The Bluebird was the first to reach the Third or Yellow World. After him came the First Four and all the others.

A great river crossed this land from north to south. It was the Female River.

There was another river crossing it from east to West, it was the Male River. This Male River flowed through the Female River and on; and the name of this place is Tqo alna’osdli, the Crossing of the Waters. Continue reading “Diné bahané, part two”

Diné bahané, part one

Here’s the first installment of an abridged version of the Diné bahané, or Navajo creation story, that I put together for a small class of 5th and 6th graders a couple of years ago. This version of the Diné bahané is adapted from a public domain source edited by Aileen O’Bryan, The Dîné: Origin Myths of the Navaho Indians, Bulletin 163 of the Bureau of American Ethnology of the Smithsonian Institution, (1956), pp. 1-13. (It’s in the public domain because it is a U.S. government document.)

When I presented the Diné bahané to the 5th and 6th graders, they were fascinated. They quickly noticed this story is very different from the two creation stories most familiar to Western culture, the creation story in the Bible where God creates the universe in seven days, or the creation story of ancient Greece in which the universe comes into being from Xaos (Chaos). They also noticed the story has a different understanding of gender roles, particularly in light of the character of Turquoise Boy, who is of ambiguous gender (who will appear in a later installment). They also noticed that this story does not assume such a strong distinction between humans and other animals, as do the Western creation stories. Reading such a different creation story helps us to reflect on the dominant stories in our own culture.

Here, then, is my abridged version of the Diné bahané:

Introduction

The Diné bahané is the traditional Navajo creation story. This long story has never been written down by the Navajos, even though it is as long as a book. Instead, there are people who have memorized the story, and who retell it to others. This version of the Navajo creation story that you’re about to read came to be as follows:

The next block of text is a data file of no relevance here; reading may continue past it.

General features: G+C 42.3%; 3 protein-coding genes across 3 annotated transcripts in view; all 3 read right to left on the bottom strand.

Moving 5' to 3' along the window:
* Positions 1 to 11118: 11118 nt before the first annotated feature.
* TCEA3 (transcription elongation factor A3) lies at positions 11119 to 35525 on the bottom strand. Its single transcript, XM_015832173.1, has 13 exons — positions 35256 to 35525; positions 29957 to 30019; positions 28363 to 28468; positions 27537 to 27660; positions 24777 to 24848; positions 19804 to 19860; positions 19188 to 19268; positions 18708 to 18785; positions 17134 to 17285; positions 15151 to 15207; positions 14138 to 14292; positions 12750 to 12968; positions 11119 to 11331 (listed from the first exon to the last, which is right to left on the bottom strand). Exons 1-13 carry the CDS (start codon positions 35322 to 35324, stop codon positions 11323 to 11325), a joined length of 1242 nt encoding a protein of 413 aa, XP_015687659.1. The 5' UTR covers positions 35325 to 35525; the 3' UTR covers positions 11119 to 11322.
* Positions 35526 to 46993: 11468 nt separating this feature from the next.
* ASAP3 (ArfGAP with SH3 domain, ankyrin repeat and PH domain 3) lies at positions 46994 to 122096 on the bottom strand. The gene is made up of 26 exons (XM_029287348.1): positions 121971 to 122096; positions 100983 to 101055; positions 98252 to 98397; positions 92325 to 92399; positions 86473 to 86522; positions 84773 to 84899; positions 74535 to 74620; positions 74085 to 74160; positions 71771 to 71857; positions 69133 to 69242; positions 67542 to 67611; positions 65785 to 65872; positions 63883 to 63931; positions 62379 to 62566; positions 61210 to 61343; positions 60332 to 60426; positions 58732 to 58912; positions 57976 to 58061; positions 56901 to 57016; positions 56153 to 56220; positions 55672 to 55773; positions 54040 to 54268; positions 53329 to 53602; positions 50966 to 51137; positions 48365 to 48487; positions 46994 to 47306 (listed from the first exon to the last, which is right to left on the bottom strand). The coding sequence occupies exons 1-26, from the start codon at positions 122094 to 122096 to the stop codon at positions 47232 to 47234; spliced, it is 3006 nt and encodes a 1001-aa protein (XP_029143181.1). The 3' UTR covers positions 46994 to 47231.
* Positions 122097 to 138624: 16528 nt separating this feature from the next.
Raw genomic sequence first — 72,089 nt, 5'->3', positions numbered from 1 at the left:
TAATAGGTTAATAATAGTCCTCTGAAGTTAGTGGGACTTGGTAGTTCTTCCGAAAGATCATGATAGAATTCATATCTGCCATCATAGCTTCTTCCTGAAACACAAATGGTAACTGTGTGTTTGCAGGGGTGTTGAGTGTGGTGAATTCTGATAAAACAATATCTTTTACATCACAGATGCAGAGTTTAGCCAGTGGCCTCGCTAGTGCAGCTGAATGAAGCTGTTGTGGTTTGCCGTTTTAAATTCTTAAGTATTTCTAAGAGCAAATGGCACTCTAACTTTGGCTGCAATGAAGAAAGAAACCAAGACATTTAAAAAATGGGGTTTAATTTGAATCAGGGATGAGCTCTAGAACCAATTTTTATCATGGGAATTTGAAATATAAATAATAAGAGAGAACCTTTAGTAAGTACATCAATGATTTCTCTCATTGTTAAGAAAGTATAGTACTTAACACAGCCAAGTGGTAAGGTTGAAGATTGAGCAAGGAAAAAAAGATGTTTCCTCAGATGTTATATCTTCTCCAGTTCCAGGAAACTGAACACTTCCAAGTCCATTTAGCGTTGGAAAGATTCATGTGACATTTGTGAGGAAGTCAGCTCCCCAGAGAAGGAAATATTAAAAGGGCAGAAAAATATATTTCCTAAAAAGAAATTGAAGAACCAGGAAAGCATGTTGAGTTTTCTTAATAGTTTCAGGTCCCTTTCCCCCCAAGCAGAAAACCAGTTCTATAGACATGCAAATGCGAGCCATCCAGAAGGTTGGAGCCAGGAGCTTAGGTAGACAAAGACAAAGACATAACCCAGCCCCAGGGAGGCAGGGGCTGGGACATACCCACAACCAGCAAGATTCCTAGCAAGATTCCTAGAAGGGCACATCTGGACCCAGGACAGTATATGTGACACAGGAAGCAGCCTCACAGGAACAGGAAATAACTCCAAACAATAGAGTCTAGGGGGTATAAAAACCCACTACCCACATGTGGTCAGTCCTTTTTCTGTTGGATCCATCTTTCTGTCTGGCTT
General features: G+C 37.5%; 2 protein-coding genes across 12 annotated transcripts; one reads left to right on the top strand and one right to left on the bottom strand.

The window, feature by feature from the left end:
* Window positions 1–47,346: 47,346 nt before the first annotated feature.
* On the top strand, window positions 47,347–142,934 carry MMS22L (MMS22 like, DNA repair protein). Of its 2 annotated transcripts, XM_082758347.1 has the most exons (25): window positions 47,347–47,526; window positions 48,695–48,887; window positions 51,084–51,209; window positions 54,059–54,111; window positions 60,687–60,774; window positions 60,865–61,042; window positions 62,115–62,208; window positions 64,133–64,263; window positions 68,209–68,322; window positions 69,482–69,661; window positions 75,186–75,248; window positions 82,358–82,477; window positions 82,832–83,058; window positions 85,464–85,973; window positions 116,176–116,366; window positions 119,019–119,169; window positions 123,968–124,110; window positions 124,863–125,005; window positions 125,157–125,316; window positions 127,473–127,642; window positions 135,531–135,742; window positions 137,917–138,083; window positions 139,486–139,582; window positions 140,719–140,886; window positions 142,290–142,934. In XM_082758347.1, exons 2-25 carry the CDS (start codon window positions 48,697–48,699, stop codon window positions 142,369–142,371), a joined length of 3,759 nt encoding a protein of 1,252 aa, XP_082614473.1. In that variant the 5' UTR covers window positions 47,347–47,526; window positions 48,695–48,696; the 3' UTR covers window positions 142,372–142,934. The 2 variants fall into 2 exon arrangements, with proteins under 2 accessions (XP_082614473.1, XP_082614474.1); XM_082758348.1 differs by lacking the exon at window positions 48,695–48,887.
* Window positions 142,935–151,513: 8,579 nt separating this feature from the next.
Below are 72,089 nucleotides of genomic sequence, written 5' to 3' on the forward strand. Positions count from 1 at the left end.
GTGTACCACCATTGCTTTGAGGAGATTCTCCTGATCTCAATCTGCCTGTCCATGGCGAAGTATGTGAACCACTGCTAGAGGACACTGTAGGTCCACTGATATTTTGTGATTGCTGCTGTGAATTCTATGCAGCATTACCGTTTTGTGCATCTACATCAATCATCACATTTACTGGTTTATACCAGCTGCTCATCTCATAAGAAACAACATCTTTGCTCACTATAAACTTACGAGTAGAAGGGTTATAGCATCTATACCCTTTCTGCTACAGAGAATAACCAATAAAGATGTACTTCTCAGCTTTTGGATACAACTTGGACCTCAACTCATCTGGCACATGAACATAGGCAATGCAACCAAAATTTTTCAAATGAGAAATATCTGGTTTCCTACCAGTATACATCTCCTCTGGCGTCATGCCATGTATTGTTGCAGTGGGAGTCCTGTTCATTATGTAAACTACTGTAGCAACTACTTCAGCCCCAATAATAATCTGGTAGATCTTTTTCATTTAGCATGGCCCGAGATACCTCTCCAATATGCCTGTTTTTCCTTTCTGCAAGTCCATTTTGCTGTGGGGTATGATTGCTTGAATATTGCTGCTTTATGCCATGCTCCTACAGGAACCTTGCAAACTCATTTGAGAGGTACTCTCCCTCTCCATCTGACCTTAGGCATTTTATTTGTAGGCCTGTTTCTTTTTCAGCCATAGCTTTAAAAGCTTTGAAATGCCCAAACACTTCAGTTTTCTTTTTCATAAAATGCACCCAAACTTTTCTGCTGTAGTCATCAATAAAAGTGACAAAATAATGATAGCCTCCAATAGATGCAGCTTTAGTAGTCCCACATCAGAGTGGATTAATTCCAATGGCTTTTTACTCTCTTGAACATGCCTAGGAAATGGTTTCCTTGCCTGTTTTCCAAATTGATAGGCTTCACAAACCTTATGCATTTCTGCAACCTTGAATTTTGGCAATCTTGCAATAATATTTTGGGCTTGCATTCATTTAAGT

These stories were told to Sandoval, Hastin Tlo’tsi hee, by his grandmother, Esdzan Hosh kige. Her ancestor was Esdzanata’, the medicine woman who had the Calendar Stone in her keeping. Sandoval told these stories to Aileen O’Bryan at Mesa Verde in 1928, and she wrote them down. Here are the stories of the Four Worlds that had no sun, and of the Fifth, the world we live in, which some call the Changeable World.

Dine Bahane: First Man and First Woman

Above: Illustration of First Man and First Woman drawn by a child in the UUCPA Sunday school, after having seen images of Navajo rugs and sand paintings.

1. The First World

The First World, Ni’hodilqil, — which was also called Red Earth, One Speech, Floating Land, and One Tree — was black as black wool. It had four corners, and over these appeared four clouds. These four clouds contained within themselves the elements of the First World. They were in color, black, white, blue, and yellow.

The Black Cloud represented the Female Being. For as a child sleeps when being nursed, so life slept in the darkness of the Female Being. The White Cloud represented the Male Being or Substance. He was the Dawn, the Light-Which-Awakens, of the First World. Continue reading “Diné bahané, part one”

Epilogue: Demeter and Triptolemus

When Persephone returned to her mother from the underworld, and Demeter grew happy once more, she came back to Eleusis.